Despite the well-known harmful effects of smoking, too many cigarette users still smoke due to their heavy addiction to nicotine. A recent study suggests that the electronic cigarette would facilitate smoking cessation and could therefore represent a very useful aid for people who want to quit smoking.
At the doses present in a cigarette, nicotine has the characteristic of activating what is called the “reward circuit” of the brain. In people who smoke regularly, this reward circuit gradually strengthens and becomes more and more important for the well-being of the person, which creates very intense feelings of withdrawal when quitting smoking. The addictive power of nicotine is enormous: it is estimated that more than a third of people who have smoked at least one cigarette become addicted to tobacco, a higher percentage than for all other drugs, including heroin, cocaine or the alcohol.
Do patches and chewing gum provide enough relief from cravings?
Over the past 30 years, the implementation of a tobacco control plan (information campaigns, significant increase in taxes, abolition of advertising, ban on smoking in public spaces) has made it possible to significantly reduce the number of smokers. However, 20% of the population remains addicted to tobacco and finds it extremely difficult to quit, even though surveys indicate that the majority of these people would like to quit. Nicotine substitutes (patches, gums) or drugs can sometimes be useful, but in most cases, these interventions fail to effectively relieve the feeling of withdrawal that accompanies nicotine withdrawal. It therefore seems that new avenues must be considered to further reduce the number of smokers who fail to quit.
Does the e-cigarette help with smoking cessation?
The arrival on the market of electronic cigarettes could bring a new dimension to the fight against tobacco. The principle behind these products is relatively simple: a nicotine solution is heated using an atomizer, which generates a white “vapor” similar in appearance to cigarette smoke. The “vaper” therefore inhales a small amount of nicotine, like a smoker, but the vapor does not contain the many carcinogenic molecules and the fine particles formed during the combustion of tobacco. These “e-cigarettes” are therefore essentially vectors for administering a drug (nicotine), but much less dangerous than traditional cigarettes.
A recent study of 5,863 UK smokers suggests that e-cigarettes may also significantly improve nicotine withdrawal success. According to this study, smokers who try to quit on their own, without the support of a health professional, have about 60% more chance of successful withdrawal with e-cigarettes than if they use e-cigarettes. nicotine substitutes.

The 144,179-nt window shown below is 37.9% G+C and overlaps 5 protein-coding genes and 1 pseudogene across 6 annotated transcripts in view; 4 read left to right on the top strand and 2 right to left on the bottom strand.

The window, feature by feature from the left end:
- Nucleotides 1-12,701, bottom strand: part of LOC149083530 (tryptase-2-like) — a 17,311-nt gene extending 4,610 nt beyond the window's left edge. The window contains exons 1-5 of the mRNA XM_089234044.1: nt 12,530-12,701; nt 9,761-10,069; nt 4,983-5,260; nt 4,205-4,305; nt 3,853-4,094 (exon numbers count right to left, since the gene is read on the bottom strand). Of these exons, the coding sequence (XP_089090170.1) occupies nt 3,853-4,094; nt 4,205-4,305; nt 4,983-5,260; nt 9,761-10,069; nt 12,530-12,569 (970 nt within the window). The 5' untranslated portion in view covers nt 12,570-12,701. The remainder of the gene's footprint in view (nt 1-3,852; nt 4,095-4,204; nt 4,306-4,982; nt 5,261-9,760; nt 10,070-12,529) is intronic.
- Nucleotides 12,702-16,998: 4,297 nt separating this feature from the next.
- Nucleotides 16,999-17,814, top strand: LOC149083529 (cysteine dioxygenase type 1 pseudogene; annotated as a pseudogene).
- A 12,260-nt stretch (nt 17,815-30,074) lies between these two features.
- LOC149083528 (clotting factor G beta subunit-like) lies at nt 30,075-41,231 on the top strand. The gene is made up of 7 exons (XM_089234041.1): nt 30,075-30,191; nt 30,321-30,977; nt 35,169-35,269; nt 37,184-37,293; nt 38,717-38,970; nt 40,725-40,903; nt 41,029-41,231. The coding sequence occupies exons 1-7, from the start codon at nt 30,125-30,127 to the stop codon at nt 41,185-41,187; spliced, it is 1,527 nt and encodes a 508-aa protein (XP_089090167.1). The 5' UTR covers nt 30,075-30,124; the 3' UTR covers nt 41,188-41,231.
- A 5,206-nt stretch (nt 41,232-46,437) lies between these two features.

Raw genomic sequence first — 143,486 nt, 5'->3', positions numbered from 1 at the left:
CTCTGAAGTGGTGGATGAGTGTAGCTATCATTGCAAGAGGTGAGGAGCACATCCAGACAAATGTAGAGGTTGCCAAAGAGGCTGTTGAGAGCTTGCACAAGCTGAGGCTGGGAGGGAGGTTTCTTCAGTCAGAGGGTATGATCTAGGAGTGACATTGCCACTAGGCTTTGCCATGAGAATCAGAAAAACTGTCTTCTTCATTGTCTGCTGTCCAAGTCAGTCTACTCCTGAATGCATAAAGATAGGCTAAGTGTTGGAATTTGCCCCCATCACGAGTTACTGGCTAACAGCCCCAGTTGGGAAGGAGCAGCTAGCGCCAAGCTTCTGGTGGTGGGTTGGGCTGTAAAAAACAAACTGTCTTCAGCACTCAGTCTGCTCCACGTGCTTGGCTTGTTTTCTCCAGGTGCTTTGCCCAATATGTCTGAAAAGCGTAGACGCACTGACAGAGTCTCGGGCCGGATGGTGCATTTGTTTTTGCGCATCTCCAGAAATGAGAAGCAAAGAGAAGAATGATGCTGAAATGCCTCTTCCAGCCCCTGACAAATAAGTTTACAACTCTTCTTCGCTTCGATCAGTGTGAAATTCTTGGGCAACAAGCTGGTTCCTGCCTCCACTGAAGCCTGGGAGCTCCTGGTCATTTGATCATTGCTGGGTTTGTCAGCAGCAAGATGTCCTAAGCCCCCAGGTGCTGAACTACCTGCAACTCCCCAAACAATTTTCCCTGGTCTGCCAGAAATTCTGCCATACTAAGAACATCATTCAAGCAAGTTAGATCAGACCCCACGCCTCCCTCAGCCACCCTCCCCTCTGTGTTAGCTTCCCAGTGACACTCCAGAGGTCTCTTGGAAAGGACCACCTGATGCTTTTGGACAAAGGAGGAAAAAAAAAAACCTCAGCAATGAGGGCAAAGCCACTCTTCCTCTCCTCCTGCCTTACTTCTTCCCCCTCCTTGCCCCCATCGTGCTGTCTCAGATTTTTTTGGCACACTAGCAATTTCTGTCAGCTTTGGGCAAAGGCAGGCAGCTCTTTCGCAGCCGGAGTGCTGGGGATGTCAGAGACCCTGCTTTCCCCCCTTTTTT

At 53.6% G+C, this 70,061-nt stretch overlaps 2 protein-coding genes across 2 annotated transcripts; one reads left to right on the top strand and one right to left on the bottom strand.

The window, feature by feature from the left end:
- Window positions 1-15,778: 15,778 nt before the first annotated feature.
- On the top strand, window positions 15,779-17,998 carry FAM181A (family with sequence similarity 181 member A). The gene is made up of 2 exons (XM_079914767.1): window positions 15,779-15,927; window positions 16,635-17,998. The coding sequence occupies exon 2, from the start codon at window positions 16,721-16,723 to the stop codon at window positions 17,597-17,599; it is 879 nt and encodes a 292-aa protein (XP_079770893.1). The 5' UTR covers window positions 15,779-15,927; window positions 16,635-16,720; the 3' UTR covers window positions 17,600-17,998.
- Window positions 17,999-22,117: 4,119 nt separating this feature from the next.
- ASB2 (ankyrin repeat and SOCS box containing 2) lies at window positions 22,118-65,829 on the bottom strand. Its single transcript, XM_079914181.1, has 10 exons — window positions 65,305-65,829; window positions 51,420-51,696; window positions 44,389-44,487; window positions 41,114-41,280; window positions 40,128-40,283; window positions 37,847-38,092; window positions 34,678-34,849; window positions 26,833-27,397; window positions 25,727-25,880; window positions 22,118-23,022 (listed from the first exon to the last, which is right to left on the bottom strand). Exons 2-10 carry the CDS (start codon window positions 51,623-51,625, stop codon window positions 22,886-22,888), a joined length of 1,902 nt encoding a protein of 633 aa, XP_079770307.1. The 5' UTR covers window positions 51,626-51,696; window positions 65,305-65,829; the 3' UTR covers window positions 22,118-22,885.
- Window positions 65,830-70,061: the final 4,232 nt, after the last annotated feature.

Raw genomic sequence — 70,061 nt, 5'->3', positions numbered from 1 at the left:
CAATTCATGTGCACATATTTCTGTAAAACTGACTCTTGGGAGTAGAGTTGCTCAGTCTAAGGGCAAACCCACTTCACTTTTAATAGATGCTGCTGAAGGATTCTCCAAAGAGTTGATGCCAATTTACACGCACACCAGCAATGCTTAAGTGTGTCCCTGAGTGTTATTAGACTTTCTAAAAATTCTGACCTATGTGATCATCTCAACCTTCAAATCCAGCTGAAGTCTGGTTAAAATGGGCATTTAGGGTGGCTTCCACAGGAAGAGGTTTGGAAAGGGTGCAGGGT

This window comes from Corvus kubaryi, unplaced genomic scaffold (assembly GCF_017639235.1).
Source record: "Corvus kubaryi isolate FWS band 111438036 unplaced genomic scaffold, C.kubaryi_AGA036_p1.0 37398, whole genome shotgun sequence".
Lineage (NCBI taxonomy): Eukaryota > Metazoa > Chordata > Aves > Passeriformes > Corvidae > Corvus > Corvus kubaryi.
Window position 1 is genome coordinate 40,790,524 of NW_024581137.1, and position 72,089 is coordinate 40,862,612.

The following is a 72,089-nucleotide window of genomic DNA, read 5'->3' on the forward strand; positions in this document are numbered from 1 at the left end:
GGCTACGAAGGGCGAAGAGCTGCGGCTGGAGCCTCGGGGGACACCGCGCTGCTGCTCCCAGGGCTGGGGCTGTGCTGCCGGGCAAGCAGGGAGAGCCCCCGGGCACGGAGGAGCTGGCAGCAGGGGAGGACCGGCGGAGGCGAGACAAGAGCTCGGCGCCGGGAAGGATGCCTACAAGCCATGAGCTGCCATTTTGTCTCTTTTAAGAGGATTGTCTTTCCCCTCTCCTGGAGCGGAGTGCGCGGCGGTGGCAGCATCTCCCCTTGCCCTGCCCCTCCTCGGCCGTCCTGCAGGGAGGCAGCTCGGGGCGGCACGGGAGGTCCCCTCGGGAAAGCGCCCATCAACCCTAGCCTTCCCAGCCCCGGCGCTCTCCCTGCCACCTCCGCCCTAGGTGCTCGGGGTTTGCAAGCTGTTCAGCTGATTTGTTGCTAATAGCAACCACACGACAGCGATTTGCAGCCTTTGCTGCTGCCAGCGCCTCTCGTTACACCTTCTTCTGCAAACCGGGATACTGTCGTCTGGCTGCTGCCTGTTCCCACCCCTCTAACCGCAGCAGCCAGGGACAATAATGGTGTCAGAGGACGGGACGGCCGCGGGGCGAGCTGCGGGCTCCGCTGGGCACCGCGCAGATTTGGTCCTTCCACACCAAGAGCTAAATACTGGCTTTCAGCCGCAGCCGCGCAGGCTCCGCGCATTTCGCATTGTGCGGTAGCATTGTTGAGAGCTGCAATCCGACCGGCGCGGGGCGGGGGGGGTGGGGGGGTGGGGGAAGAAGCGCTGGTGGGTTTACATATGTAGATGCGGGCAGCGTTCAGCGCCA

The e-cigarette: a major turning point for public health
The appearance of e-cigarettes is greeted with enthusiasm by a large number of health professionals who face the ravages caused by tobacco on a daily basis. A group of international experts comprising oncologists and tobacco specialists recently pleaded with the World Health Organization to encourage greater use of these products. This, they argue, is a valid strategy for reducing the harms of smoking, an approach that targets consequences rather than behaviors. For opponents of all forms of smoking, on the other hand, e-cigarettes are just a “Trojan horse,” a stepping stone to a renormalization of tobacco that could eventually reverse the gains made in recent years.
On the one hand, we must of course remain very vigilant in the face of these products: nicotine is a very dangerous substance, the sale of which must be strictly regulated, especially among young people.
However, the enormous harm reduction potential offered by e-cigarettes cannot be overlooked. Six million people die each year from diseases caused by tobacco consumption and the substitution of current cigarettes by their electronic version could represent a major turning point in the history of humanity by preventing millions of deaths in the 21st century.
Brown J et al. Real-world effectiveness of e-cigarettes when used to aid smoking cessation: a cross-sectional population study. Addiction.